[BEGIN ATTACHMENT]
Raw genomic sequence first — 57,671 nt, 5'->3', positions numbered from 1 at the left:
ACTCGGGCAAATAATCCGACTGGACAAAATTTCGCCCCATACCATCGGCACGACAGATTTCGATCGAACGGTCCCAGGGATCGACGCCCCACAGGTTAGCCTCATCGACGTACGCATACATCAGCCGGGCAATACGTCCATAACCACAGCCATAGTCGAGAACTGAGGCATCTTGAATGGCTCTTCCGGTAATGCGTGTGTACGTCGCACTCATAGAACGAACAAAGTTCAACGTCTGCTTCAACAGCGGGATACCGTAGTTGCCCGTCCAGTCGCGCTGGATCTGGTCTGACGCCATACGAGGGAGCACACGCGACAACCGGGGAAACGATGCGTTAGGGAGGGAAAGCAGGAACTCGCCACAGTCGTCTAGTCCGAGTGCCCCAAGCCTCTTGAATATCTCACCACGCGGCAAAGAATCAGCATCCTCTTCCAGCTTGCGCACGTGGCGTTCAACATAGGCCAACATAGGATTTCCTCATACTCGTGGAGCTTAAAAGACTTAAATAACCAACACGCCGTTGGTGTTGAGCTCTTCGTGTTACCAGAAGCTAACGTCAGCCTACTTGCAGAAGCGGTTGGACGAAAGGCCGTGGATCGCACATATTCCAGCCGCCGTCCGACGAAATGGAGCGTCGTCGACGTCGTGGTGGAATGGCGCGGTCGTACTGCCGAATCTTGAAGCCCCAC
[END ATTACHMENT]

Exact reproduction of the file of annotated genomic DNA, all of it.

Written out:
Raw genomic sequence first — 57,671 nt, 5'->3', positions numbered from 1 at the left:
ACTCGGGCAAATAATCCGACTGGACAAAATTTCGCCCCATACCATCGGCACGACAGATTTCGATCGAACGGTCCCAGGGATCGACGCCCCACAGGTTAGCCTCATCGACGTACGCATACATCAGCCGGGCAATACGTCCATAACCACAGCCATAGTCGAGAACTGAGGCATCTTGAATGGCTCTTCCGGTAATGCGTGTGTACGTCGCACTCATAGAACGAACAAAGTTCAACGTCTGCTTCAACAGCGGGATACCGTAGTTGCCCGTCCAGTCGCGCTGGATCTGGTCTGACGCCATACGAGGGAGCACACGCGACAACCGGGGAAACGATGCGTTAGGGAGGGAAAGCAGGAACTCGCCACAGTCGTCTAGTCCGAGTGCCCCAAGCCTCTTGAATATCTCACCACGCGGCAAAGAATCAGCATCCTCTTCCAGCTTGCGCACGTGGCGTTCAACATAGGCCAACATAGGATTTCCTCATACTCGTGGAGCTTAAAAGACTTAAATAACCAACACGCCGTTGGTGTTGAGCTCTTCGTGTTACCAGAAGCTAACGTCAGCCTACTTGCAGAAGCGGTTGGACGAAAGGCCGTGGATCGCACATATTCCAGCCGCCGTCCGACGAAATGGAGCGTCGTCGACGTCGTGGTGGAATGGCGCGGTCGTACTGCCGAATCTTGAAGCCCCAC